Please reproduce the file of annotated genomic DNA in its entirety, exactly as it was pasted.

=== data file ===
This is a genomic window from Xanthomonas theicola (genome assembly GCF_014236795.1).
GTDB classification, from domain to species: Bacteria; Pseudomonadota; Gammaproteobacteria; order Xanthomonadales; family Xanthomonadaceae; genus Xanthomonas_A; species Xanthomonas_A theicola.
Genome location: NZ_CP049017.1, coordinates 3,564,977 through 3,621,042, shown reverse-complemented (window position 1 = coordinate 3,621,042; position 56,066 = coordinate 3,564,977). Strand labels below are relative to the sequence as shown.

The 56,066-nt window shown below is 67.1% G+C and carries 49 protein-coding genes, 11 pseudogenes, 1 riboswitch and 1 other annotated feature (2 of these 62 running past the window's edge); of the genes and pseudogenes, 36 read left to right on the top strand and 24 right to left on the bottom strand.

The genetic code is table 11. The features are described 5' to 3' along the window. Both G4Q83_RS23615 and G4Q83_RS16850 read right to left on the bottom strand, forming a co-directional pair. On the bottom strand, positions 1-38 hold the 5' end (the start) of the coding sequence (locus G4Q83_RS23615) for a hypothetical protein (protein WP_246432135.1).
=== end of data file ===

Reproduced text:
This is a genomic window from Xanthomonas theicola (genome assembly GCF_014236795.1).
GTDB classification, from domain to species: Bacteria; Pseudomonadota; Gammaproteobacteria; order Xanthomonadales; family Xanthomonadaceae; genus Xanthomonas_A; species Xanthomonas_A theicola.
Genome location: NZ_CP049017.1, coordinates 3,564,977 through 3,621,042, shown reverse-complemented (window position 1 = coordinate 3,621,042; position 56,066 = coordinate 3,564,977). Strand labels below are relative to the sequence as shown.

The 56,066-nt window shown below is 67.1% G+C and carries 49 protein-coding genes, 11 pseudogenes, 1 riboswitch and 1 other annotated feature (2 of these 62 running past the window's edge); of the genes and pseudogenes, 36 read left to right on the top strand and 24 right to left on the bottom strand.

The genetic code is table 11. The features are described 5' to 3' along the window. Both G4Q83_RS23615 and G4Q83_RS16850 read right to left on the bottom strand, forming a co-directional pair. On the bottom strand, positions 1-38 hold the 5' end (the start) of the coding sequence (locus G4Q83_RS23615) for a hypothetical protein (protein WP_246432135.1).